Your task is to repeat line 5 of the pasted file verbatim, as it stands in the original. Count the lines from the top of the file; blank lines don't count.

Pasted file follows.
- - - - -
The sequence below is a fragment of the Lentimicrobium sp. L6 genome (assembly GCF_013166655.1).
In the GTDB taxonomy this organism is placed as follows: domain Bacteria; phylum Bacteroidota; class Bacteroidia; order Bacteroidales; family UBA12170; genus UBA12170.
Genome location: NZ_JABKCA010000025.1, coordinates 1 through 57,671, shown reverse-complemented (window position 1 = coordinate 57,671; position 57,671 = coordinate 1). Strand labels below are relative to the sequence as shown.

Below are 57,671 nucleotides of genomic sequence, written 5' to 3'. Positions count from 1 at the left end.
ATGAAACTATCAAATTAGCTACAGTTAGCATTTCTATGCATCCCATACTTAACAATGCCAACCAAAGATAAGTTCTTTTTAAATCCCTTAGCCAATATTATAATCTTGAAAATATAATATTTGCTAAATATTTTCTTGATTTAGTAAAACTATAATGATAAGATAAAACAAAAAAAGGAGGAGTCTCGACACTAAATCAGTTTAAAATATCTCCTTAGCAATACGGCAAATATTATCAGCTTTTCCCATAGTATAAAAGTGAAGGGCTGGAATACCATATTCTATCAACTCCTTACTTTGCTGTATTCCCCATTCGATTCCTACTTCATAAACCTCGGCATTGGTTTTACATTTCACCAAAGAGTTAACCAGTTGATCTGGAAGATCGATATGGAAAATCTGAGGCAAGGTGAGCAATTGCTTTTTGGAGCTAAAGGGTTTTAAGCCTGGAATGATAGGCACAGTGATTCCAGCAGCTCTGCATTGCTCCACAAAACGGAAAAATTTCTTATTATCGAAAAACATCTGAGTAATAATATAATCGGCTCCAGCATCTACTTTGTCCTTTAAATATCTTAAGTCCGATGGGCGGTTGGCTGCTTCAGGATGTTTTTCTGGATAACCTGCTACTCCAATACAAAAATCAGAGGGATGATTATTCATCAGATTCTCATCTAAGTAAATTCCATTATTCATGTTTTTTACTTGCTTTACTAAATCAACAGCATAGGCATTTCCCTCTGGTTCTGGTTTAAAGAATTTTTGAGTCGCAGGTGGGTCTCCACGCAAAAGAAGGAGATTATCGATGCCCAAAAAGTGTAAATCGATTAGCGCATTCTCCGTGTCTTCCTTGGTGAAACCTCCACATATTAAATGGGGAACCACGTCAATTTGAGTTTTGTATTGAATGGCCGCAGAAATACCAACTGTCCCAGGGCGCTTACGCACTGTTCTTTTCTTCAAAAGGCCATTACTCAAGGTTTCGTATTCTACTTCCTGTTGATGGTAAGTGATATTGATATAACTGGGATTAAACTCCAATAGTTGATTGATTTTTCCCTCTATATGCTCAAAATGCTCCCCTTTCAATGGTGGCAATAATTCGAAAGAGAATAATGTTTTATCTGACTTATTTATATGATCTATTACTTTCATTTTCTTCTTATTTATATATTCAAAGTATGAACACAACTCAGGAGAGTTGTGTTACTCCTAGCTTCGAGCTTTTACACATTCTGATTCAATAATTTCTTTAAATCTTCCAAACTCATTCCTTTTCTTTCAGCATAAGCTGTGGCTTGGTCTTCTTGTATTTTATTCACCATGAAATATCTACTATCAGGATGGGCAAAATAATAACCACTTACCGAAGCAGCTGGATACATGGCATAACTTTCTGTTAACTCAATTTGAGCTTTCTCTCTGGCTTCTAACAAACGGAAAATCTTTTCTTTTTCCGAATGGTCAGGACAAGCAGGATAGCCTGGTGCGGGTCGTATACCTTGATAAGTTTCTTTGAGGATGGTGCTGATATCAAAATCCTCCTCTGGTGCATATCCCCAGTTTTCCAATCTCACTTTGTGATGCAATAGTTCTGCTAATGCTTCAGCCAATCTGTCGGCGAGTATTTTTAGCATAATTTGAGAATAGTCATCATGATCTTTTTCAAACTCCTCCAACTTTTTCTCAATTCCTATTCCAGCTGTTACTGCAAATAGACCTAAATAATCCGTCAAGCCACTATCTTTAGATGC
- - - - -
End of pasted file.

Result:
ATGAAACTATCAAATTAGCTACAGTTAGCATTTCTATGCATCCCATACTTAACAATGCCAACCAAAGATAAGTTCTTTTTAAATCCCTTAGCCAATATTATAATCTTGAAAATATAATATTTGCTAAATATTTTCTTGATTTAGTAAAACTATAATGATAAGATAAAACAAAAAAAGGAGGAGTCTCGACACTAAATCAGTTTAAAATATCTCCTTAGCAATACGGCAAATATTATCAGCTTTTCCCATAGTATAAAAGTGAAGGGCTGGAATACCATATTCTATCAACTCCTTACTTTGCTGTATTCCCCATTCGATTCCTACTTCATAAACCTCGGCATTGGTTTTACATTTCACCAAAGAGTTAACCAGTTGATCTGGAAGATCGATATGGAAAATCTGAGGCAAGGTGAGCAATTGCTTTTTGGAGCTAAAGGGTTTTAAGCCTGGAATGATAGGCACAGTGATTCCAGCAGCTCTGCATTGCTCCACAAAACGGAAAAATTTCTTATTATCGAAAAACATCTGAGTAATAATATAATCGGCTCCAGCATCTACTTTGTCCTTTAAATATCTTAAGTCCGATGGGCGGTTGGCTGCTTCAGGATGTTTTTCTGGATAACCTGCTACTCCAATACAAAAATCAGAGGGATGATTATTCATCAGATTCTCATCTAAGTAAATTCCATTATTCATGTTTTTTACTTGCTTTACTAAATCAACAGCATAGGCATTTCCCTCTGGTTCTGGTTTAAAGAATTTTTGAGTCGCAGGTGGGTCTCCACGCAAAAGAAGGAGATTATCGATGCCCAAAAAGTGTAAATCGATTAGCGCATTCTCCGTGTCTTCCTTGGTGAAACCTCCACATATTAAATGGGGAACCACGTCAATTTGAGTTTTGTATTGAATGGCCGCAGAAATACCAACTGTCCCAGGGCGCTTACGCACTGTTCTTTTCTTCAAAAGGCCATTACTCAAGGTTTCGTATTCTACTTCCTGTTGATGGTAAGTGATATTGATATAACTGGGATTAAACTCCAATAGTTGATTGATTTTTCCCTCTATATGCTCAAAATGCTCCCCTTTCAATGGTGGCAATAATTCGAAAGAGAATAATGTTTTATCTGACTTATTTATATGATCTATTACTTTCATTTTCTTCTTATTTATATATTCAAAGTATGAACACAACTCAGGAGAGTTGTGTTACTCCTAGCTTCGAGCTTTTACACATTCTGATTCAATAATTTCTTTAAATCTTCCAAACTCATTCCTTTTCTTTCAGCATAAGCTGTGGCTTGGTCTTCTTGTATTTTATTCACCATGAAATATCTACTATCAGGATGGGCAAAATAATAACCACTTACCGAAGCAGCTGGATACATGGCATAACTTTCTGTTAACTCAATTTGAGCTTTCTCTCTGGCTTCTAACAAACGGAAAATCTTTTCTTTTTCCGAATGGTCAGGACAAGCAGGATAGCCTGGTGCGGGTCGTATACCTTGATAAGTTTCTTTGAGGATGGTGCTGATATCAAAATCCTCCTCTGGTGCATATCCCCAGTTTTCCAATCTCACTTTGTGATGCAATAGTTCTGCTAATGCTTCAGCCAATCTGTCGGCGAGTATTTTTAGCATAATTTGAGAATAGTCATCATGATCTTTTTCAAACTCCTCCAACTTTTTCTCAATTCCTATTCCAGCTGTTACTGCAAATAGACCTAAATAATCCGTCAAGCCACTATCTTTAGATGC